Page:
Robber bees actually fly in a different way to normal, they will extend they back legs behind when entering the hive, but when exiting will extend their back legs forward. This change in manner of flight is due to the robbing bee being weighed down by the honey that it has stolen. A robber bee will also fly nearer to the ground initially when leaving the robbed hive and then fly upwards. In contrast the normal bee flight would quickly fly high when leaving the hive to go and gather food, fly lower or even walk into the hive burdened by nectar and pollen. Robber bees will try to dart into the hive and generally display more agitated behaviour.
How to Prevent Bee Robbing
Contain the Scent of Honey
As it is the scent of honey that initially attracts bees from other colonies a hive should be well constructed and not have leaking honey.
A beekeeper may feed the bees sugared water or watered-down honey in times of scarce natural food sources in order to keep up the strength of a hive. The scent of this additional source of food may unfortunately lead to the hive being found by other bees looking for hives to rob.
Bees are very attracted to the smell of honeycombs, so if a beekeeper gives back a honeycomb after extracting the honey, bees from another hive may be alerted by the scent of the honeycomb.
Equalise the Colonies
If you have several colonies it is best to try to maintain each one to having a similar level of strength as this will prevent bee robbing behaviour.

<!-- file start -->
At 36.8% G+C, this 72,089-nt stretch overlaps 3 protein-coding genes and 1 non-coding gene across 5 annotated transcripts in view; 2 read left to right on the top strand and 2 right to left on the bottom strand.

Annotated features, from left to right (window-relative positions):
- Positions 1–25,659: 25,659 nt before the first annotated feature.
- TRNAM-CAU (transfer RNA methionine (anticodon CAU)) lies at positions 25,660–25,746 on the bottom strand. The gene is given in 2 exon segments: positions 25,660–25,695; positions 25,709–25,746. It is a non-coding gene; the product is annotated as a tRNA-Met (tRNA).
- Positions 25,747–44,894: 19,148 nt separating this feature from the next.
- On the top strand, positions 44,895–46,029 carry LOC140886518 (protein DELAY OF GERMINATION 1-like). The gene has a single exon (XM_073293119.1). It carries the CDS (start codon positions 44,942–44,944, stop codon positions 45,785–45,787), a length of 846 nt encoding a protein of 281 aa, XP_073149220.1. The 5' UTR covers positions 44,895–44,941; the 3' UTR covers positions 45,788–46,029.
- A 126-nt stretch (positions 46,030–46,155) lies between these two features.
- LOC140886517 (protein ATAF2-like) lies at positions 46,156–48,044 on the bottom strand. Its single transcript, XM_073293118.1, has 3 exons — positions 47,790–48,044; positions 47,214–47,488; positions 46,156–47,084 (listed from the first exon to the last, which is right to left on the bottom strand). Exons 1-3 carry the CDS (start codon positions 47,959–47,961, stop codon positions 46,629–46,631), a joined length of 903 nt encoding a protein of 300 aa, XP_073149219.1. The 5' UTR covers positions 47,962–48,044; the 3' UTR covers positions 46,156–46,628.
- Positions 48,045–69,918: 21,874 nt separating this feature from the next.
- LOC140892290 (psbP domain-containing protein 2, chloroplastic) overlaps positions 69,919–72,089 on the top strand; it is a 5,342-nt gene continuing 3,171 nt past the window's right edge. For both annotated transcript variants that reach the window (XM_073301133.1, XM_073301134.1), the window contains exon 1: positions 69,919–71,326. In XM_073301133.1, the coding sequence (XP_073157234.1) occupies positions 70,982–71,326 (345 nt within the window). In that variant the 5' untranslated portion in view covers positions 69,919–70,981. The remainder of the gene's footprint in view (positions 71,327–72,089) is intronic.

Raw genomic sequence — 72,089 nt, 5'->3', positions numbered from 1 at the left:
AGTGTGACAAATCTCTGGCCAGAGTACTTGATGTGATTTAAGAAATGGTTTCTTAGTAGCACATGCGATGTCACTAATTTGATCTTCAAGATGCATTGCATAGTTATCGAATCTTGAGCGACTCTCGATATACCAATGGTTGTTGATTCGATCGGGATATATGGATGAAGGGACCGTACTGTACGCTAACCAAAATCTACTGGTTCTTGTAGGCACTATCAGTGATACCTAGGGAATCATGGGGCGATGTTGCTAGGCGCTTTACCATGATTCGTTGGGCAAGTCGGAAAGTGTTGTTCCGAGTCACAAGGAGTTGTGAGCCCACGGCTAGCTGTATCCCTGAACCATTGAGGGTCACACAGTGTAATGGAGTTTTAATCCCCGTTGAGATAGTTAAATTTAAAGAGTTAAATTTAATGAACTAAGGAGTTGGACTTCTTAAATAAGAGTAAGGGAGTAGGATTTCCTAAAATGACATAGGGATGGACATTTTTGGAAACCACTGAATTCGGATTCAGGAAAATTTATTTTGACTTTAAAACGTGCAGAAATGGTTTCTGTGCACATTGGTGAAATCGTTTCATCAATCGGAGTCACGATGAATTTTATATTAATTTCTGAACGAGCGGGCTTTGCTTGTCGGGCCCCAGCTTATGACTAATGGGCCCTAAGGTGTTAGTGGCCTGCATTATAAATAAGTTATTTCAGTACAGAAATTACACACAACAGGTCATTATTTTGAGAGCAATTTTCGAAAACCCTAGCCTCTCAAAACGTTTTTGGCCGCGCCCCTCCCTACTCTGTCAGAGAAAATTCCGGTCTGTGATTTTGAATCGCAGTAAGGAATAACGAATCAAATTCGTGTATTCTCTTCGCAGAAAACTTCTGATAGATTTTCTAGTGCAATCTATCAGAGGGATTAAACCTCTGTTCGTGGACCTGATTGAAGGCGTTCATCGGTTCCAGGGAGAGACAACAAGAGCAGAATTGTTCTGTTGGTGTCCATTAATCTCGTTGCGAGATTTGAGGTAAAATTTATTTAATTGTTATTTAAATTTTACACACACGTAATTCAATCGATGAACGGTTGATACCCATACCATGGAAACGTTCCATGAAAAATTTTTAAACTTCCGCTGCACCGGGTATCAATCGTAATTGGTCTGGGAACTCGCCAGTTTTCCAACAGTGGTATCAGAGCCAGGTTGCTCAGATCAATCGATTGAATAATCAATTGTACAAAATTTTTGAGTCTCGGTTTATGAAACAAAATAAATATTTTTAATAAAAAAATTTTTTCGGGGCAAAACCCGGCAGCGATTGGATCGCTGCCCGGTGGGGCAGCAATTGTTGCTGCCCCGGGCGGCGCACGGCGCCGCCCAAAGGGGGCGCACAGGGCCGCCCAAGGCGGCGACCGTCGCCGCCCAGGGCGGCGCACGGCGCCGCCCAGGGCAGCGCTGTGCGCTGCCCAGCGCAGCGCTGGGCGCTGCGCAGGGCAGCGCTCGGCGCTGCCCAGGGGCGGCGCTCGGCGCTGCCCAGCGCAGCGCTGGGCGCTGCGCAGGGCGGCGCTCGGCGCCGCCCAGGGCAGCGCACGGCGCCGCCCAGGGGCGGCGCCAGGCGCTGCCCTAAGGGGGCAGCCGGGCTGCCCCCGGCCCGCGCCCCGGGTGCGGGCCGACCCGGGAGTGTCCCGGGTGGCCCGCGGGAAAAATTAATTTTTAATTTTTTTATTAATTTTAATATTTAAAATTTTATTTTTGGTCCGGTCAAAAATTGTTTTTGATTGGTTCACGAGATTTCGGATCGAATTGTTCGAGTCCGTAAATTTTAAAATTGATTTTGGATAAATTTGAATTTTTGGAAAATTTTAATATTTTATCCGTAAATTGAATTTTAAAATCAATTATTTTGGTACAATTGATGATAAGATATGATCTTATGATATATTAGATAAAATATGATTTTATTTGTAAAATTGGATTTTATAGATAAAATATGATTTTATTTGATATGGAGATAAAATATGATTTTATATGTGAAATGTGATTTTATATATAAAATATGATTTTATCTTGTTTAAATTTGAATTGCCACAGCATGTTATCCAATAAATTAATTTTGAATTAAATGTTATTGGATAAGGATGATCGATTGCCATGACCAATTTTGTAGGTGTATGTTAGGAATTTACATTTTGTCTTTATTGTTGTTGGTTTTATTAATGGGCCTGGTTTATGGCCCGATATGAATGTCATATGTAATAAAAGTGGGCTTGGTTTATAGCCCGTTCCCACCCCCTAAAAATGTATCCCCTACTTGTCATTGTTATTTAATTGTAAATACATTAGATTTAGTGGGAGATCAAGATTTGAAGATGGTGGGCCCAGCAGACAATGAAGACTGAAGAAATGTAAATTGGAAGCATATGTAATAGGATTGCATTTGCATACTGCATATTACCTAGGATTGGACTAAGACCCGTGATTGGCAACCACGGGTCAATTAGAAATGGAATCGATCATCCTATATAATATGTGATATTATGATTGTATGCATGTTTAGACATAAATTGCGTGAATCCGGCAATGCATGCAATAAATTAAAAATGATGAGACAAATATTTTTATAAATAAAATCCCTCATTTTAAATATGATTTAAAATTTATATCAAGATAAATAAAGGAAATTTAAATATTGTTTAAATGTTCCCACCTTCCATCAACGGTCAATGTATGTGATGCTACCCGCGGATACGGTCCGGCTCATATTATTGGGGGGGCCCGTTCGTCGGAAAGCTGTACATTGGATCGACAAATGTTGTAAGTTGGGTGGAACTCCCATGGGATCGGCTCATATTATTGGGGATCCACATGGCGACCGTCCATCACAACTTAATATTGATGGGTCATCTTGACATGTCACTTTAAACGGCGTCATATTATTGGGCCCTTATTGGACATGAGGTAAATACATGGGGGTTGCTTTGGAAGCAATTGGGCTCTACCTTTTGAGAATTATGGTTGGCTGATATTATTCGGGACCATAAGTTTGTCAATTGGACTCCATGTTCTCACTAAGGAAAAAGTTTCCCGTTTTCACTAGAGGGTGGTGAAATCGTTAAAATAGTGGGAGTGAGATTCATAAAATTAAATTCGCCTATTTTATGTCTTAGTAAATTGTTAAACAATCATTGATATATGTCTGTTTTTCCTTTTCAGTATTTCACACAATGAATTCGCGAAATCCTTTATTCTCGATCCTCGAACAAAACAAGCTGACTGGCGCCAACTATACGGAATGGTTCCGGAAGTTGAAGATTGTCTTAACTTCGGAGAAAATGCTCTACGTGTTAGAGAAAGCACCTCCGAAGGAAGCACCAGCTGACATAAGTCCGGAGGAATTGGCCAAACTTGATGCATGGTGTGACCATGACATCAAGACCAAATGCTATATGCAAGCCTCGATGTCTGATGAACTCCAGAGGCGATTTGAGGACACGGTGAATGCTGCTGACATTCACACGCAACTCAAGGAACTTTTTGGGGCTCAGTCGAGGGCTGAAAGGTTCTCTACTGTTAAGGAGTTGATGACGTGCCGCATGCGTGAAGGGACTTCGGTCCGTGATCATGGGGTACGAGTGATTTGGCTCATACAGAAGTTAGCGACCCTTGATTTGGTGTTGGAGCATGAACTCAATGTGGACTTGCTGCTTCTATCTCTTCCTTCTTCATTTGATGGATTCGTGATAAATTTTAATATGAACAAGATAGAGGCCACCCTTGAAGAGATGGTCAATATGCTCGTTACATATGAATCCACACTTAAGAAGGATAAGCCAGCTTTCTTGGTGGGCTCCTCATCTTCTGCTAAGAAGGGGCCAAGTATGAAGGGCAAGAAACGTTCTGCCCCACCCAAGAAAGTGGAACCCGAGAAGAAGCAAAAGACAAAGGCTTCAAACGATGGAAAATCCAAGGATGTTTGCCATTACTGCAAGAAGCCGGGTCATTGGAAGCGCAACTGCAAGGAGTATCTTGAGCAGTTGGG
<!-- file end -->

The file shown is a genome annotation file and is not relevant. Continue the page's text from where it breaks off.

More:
There are several different ways of balancing hive strength. One way is to transfer some nurse bees from a strong hive to a weak one. Another way is to remove some emerging brood combs from a strong hive and provide it to the weak hive, thus helping to equalise the strength of the weaker hive.
Protect the Hive
If the environment is conducive to bee robbing (nectar dearth) and your colony is weak, the entrance to the hive should be made smaller. A smaller entrance is easier for the guards to protect.
Feeding is best done in the evening as bees do not gather nectar and pollen in the evenings. The food needs to be placed in the hive. Also when feeding and working with the hives ensure that no spillage of honey occurs and if it does, to clean it up.
The hive also needs to be well built so that honey does not leak out, which would attract other bees, also that there are not other gaps or entrances to the hive.
It is also a good idea to avoid manipulating hives during dearth periods. When harvesting the beekeeper needs to work quickly so that honeycomb exposure is minimised.
Space Out the Hives
Robber bees are less likely to attack hives that are located a good distance apart from each other. The converse is also true, with large apiaries having closely located colonies, these are more likely to be attacked.
The Impacts of Bee Robbing
Bee robbing as mentioned previously can lead the destruction of a colony or hive – or weaken the hive to the extent that the bees will not be able to survive through the coming winter.
Also, if bees are turning to robbing it means that they are not getting enough natural resources and that either the area they are in or the environment needs to be adapted or some other form of action needs to be taken to ensure that all hives can create enough honey to survive.
Bee robbing also results in the increase of risk of pests and disease as the bees travel from one colony to another potentially spreading disease.